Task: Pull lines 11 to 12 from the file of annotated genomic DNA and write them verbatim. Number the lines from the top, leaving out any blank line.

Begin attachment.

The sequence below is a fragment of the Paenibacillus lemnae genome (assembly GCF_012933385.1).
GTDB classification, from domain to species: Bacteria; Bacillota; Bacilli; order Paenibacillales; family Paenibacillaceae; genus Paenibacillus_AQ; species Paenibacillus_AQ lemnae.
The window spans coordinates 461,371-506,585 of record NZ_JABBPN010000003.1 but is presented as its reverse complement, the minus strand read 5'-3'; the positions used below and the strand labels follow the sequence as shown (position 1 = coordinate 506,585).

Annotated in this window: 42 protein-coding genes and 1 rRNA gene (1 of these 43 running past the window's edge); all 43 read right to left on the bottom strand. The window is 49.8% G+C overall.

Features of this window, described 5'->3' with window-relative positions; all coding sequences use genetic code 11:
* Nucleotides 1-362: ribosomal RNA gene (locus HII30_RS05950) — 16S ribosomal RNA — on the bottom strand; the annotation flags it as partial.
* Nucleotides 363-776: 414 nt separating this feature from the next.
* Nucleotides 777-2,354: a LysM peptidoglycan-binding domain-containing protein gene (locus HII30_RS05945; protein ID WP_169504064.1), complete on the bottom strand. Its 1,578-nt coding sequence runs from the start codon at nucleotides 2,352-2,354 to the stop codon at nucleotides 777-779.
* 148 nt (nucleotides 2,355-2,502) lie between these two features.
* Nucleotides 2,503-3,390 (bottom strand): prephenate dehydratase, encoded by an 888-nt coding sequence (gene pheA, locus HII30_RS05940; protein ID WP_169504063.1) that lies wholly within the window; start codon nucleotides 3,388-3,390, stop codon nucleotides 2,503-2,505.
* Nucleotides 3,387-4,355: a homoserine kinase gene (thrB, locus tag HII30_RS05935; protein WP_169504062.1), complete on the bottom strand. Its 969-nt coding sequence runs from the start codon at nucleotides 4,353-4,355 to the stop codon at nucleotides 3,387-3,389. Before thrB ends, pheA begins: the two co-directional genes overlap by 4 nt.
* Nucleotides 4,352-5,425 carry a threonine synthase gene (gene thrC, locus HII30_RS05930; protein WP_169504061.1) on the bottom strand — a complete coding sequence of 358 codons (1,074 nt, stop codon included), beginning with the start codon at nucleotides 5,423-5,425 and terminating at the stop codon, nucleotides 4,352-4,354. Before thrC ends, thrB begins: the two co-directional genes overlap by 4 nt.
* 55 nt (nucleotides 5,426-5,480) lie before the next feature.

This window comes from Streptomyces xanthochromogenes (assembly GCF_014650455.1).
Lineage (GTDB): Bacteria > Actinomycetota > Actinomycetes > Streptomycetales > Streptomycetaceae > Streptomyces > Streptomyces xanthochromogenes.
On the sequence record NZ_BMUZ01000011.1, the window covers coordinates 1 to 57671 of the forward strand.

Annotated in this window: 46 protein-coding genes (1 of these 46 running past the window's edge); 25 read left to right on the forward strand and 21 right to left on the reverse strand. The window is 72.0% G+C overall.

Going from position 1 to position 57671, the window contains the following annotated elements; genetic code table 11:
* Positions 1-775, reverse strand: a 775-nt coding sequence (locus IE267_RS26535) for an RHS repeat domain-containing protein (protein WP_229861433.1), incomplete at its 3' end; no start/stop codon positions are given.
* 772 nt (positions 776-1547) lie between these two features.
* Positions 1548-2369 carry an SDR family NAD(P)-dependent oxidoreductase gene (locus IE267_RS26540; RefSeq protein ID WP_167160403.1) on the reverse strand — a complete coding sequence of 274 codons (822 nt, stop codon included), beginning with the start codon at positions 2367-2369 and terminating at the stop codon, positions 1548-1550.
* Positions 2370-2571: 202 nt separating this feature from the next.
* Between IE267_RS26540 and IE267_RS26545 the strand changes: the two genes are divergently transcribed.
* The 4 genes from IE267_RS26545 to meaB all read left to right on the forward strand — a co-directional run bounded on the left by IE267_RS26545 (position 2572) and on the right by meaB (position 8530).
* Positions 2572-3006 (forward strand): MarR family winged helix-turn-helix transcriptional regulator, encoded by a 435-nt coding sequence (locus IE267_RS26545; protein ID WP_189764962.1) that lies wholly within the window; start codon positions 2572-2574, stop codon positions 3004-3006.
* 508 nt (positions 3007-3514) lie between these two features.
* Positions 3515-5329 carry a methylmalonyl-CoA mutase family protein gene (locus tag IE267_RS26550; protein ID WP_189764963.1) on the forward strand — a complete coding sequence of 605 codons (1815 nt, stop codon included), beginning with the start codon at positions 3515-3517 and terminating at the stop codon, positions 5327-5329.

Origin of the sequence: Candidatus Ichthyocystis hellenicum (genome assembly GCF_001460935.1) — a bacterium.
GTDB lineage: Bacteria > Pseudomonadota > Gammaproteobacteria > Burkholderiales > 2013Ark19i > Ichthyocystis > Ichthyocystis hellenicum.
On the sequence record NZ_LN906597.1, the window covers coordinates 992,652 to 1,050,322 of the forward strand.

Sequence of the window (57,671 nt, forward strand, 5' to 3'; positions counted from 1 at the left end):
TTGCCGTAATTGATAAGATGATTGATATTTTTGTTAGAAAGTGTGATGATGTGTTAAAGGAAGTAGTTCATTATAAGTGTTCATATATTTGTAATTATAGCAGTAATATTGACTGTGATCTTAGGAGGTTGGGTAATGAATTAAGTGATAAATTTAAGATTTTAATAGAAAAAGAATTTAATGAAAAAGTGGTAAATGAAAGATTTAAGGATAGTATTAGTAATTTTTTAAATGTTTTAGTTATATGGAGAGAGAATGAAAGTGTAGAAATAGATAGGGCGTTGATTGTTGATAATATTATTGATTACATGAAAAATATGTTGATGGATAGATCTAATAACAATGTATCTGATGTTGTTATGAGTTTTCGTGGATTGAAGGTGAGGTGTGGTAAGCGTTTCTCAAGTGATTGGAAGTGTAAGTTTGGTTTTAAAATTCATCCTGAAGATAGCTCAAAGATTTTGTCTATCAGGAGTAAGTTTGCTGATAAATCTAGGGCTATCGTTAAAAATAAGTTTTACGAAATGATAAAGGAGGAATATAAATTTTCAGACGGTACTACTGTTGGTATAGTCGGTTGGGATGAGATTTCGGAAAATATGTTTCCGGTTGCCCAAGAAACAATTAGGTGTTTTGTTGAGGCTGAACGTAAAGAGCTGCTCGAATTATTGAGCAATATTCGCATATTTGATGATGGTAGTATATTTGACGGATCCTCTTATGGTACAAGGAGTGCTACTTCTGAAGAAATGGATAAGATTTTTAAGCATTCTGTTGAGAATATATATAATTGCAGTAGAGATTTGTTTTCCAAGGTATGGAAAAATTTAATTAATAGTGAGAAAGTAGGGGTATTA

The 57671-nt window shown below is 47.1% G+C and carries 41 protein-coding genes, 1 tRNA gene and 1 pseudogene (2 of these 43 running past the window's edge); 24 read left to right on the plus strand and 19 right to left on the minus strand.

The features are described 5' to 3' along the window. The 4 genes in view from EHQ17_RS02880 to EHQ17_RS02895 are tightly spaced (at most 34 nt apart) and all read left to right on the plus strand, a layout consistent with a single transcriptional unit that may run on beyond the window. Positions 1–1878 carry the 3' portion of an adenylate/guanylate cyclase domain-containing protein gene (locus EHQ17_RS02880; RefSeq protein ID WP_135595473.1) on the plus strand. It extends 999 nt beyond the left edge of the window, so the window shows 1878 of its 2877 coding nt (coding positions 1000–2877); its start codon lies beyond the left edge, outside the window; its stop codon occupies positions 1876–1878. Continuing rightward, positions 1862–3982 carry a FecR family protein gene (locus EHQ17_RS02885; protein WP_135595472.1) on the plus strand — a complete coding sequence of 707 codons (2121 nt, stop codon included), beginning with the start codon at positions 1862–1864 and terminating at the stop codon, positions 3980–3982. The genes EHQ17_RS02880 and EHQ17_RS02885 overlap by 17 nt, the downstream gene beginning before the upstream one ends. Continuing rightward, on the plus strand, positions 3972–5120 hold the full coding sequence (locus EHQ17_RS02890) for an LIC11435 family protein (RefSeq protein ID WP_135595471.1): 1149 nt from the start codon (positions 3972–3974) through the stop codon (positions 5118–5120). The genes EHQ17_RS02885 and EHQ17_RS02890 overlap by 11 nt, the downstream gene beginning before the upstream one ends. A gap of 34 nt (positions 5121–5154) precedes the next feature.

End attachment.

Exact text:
* Nucleotides 3,387-4,355: a homoserine kinase gene (thrB, locus tag HII30_RS05935; protein WP_169504062.1), complete on the bottom strand. Its 969-nt coding sequence runs from the start codon at nucleotides 4,353-4,355 to the stop codon at nucleotides 3,387-3,389. Before thrB ends, pheA begins: the two co-directional genes overlap by 4 nt.
* Nucleotides 4,352-5,425 carry a threonine synthase gene (gene thrC, locus HII30_RS05930; protein WP_169504061.1) on the bottom strand — a complete coding sequence of 358 codons (1,074 nt, stop codon included), beginning with the start codon at nucleotides 5,423-5,425 and terminating at the stop codon, nucleotides 4,352-4,354. Before thrC ends, thrB begins: the two co-directional genes overlap by 4 nt.